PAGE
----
Those improvements would allow all-electric services between Liverpool, Manchester, Leeds, York and Newcastle; bring longer and more frequent trains; and create significantly more local capacity along the line.
Upgrades to allow more freight on the route, replacing thousands of diesel lorry journeys with electric freight trains, will also be considered in the Plan.
Work is also under way to tackle the bottlenecks at either end of the route, without which the upgrade’s potential cannot be fulfilled. Leeds station is being resignalled and a new platform is being built. In central Manchester, development funding was awarded last month to tackle rail congestion.
The Council launched today will ensure northern leaders have a direct line to ministers and has been formed with the desire to cut bureaucracy and red tape so passengers can get the modern, reliable transport network they deserve as quickly as possible.
As part of the government’s wider strategy to level up communities and strengthen devolution, the Council’s work will engage with Department for Transport (DfT) staff based in northern cities and dedicated to delivering for the North.
This follows the announcement of a range of investments to level-up infrastructure across the North including £20m to deliver infrastructure renewals on the Tyne and Wear Metro, following £15m announced to upgrade Horden, Darlington and Middlesbrough stations.
Transport Secretary and Northern Powerhouse Minister Grant Shapps said:
“People across the North rightly expect action, progress and ambition, and this government is determined to accelerate improvements as we invest billions to level up the region’s infrastructure.
“We are determined to build back better at pace, and this new council will allow us to engage collectively and directly with elected northern leaders to build the vital projects the region is crying out for.”
The Chancellor, Rishi Sunak, said:
“Levelling-up opportunity will be key in our recovery from Coronavirus – and our long-term success will rely on having world-class infrastructure in all parts of the country. The Transpennine rail upgrade shows we are delivering on our promises to the North.”
Mayor of Greater Manchester, Andy Burnham, said:
“This feels like a gear change from the government in the delivery of transport improvements in the North of England and I welcome the new drive that the Transport Secretary is bringing to this.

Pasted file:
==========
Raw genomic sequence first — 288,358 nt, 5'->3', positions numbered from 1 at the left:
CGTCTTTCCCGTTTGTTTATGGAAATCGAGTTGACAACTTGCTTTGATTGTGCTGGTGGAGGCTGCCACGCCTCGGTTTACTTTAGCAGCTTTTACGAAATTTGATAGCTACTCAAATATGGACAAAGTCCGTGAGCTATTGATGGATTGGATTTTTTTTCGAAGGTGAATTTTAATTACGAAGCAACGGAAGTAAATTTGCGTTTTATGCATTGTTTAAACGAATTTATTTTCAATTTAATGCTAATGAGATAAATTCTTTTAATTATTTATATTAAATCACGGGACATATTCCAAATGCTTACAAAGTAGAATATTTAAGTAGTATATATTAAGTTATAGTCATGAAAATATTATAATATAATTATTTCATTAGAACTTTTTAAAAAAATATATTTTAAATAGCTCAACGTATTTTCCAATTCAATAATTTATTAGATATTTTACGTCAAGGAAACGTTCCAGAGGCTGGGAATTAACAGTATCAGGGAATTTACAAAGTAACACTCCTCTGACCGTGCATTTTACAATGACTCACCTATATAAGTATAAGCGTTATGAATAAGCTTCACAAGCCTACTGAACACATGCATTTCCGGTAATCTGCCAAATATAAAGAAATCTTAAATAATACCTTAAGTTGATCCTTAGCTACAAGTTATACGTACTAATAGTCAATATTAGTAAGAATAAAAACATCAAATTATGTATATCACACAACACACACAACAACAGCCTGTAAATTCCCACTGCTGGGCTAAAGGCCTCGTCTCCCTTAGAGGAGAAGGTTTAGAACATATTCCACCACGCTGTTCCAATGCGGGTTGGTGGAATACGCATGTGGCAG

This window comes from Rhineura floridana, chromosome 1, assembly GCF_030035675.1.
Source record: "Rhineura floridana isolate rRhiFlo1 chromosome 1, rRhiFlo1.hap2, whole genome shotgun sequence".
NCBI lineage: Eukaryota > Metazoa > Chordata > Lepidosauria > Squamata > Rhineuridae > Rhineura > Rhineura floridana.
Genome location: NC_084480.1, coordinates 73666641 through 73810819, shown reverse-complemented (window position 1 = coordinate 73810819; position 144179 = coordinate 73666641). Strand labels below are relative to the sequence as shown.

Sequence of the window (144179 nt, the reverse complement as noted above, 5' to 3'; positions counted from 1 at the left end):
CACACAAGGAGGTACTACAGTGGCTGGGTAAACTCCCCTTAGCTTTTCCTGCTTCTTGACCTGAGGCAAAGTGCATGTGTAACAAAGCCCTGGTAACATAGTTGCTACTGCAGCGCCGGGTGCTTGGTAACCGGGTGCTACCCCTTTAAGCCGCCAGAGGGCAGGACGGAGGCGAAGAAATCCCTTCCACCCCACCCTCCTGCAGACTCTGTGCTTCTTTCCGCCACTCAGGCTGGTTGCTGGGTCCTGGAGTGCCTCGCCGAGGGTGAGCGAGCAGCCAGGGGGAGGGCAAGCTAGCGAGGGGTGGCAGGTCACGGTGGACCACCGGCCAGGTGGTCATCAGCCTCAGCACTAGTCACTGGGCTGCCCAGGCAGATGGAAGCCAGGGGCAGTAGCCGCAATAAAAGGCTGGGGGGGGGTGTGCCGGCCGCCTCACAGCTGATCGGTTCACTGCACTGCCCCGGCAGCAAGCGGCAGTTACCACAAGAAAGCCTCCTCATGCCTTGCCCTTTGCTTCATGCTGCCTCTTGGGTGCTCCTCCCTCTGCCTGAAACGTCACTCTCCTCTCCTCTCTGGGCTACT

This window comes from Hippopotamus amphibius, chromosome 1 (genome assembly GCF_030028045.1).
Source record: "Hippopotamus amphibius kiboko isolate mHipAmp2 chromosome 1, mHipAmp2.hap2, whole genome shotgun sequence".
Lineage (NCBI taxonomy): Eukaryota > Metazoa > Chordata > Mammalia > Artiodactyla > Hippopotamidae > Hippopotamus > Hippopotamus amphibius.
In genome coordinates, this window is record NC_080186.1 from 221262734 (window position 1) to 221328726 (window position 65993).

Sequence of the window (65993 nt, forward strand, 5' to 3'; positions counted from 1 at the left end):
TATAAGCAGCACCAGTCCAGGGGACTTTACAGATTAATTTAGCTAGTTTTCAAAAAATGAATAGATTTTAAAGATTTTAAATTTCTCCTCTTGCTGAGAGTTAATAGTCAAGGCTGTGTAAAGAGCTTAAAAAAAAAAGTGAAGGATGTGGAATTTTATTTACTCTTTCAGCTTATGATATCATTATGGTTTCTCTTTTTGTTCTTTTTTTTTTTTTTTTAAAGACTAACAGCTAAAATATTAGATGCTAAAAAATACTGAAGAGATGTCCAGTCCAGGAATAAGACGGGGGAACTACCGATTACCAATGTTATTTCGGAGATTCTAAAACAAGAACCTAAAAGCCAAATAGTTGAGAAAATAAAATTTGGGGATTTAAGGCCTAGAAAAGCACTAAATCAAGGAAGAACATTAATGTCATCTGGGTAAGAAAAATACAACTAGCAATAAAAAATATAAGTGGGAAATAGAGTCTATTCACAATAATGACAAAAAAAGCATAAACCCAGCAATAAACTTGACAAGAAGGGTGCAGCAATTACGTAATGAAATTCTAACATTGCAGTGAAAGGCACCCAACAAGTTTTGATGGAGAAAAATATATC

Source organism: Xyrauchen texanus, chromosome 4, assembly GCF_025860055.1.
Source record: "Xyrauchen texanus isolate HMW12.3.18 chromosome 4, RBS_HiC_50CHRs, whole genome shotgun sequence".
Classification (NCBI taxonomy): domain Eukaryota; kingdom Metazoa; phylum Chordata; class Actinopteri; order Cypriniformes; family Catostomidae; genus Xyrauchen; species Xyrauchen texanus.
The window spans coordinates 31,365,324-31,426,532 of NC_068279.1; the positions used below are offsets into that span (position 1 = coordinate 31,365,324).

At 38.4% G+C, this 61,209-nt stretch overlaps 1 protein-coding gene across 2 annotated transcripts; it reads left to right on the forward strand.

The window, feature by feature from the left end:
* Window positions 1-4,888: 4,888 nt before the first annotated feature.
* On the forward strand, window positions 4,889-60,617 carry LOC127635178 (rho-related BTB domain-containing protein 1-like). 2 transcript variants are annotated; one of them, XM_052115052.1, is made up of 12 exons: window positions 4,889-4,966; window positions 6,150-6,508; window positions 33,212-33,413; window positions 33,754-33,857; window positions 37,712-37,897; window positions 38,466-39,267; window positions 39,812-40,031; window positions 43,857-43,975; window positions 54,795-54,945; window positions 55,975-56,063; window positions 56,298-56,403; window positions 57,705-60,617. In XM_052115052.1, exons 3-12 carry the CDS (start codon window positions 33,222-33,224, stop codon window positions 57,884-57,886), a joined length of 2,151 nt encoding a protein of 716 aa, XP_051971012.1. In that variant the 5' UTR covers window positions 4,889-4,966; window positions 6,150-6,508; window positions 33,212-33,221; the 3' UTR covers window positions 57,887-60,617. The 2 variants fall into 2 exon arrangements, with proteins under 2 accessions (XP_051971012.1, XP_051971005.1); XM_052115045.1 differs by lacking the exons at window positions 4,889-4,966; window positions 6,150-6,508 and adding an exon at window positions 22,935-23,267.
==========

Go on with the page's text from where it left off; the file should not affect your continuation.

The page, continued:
“People here deserve a modern, reliable public transport system and it is my hope that the Northern Transport Acceleration Council will bring forward the day when that is a reality. It is crucial that the Council listens to the voice of the North and is accountable to people here through their elected politicians and bodies such as Transport for the North.
“The additional funding for the Transpennine Route Upgrade is a welcome sign of intent from the government. The North has long argued for the existing scheme to be upgraded to bring the full range of passenger and freight benefits and we are glad that the government has listened to this. But it is important to be clear that upgrading the existing railway between Manchester and Leeds does not diminish the need for a new line in Northern Powerhouse Rail nor does it solve the capacity issues in central Manchester which require a separate solution.
“As we look to recover from Covid-19 and build back better, I am ready to work in constructive partnership with the government to get visible transport improvements as quickly as possible. My top priority is to build a London-style, integrated public transport system in Greater Manchester and I look forward to working with the Secretary of State on making this vision a reality.”
The Northern Transport Acceleration Council will hold its first meeting in September and will be made up of mayors and council leaders with the Transport Secretary as chair. It will work closely with the Northern Powerhouse Growth Body to improve outcomes for people and places in the North.
Its establishment and the announcement of funds for upgrade works are the latest in a range of investments this government has put into northern transport.
In March, the DfT took over the running of rail services on the Northern network to deliver vital improvements and ensure that passengers are given the level of service they deserve.
At Budget the Chancellor confirmed over £720m investment in local transport across the North through the Transforming Cities Fund.
Tees Valley Mayor Ben Houchen said:
“As the country begins its economic recovery following the coronavirus pandemic it’s vital that Teesside, Darlington and Hartlepool have the tools and infrastructure to play their part and achieve their potential.
“This new body will not only give leaders like me another avenue to press our transport case to ministers. DfT staff based in the North will also see first-hand the challenges and opportunities we face, and the improvements and projects needed to unlock further growth and prosperity, with the ability to act on these.
“It’s also great to see more funding for the critical upgrades necessary to the Transpennine Route, which are desperately needed to bring about transformational change across the network. This will help increase capacity, reliability and connectivity between Redcar and Middlesbrough to York, Leeds and Manchester, giving our passengers, businesses and, ultimately, freight services the links they deserve.”
Minister for Regional Growth and Local Government Simon Clarke MP said:
“Improving infrastructure to help better connect communities is key to this Government’s mission to level up every region.
“The new Northern Transport Council is an important step and will help to accelerate and deliver the tangible improvements people across the Northern Powerhouse want to see.”
In May ministers gave the go-ahead to the A63 Castle Street scheme, which will better connect Hull’s city centre with the city’s retail and docks area and help boost economic growth in the region.
And earlier this month the government provided £1m to fund a business case to transform the Queensbury Tunnel in to a greenway cycling and pedestrian link between Halifax and Bradford.
At the end of this year the government will publish the Integrated Rail Plan, specifically looking at how to deliver NPR, HS2 and other rail needs as quickly and efficiently as possible for the North.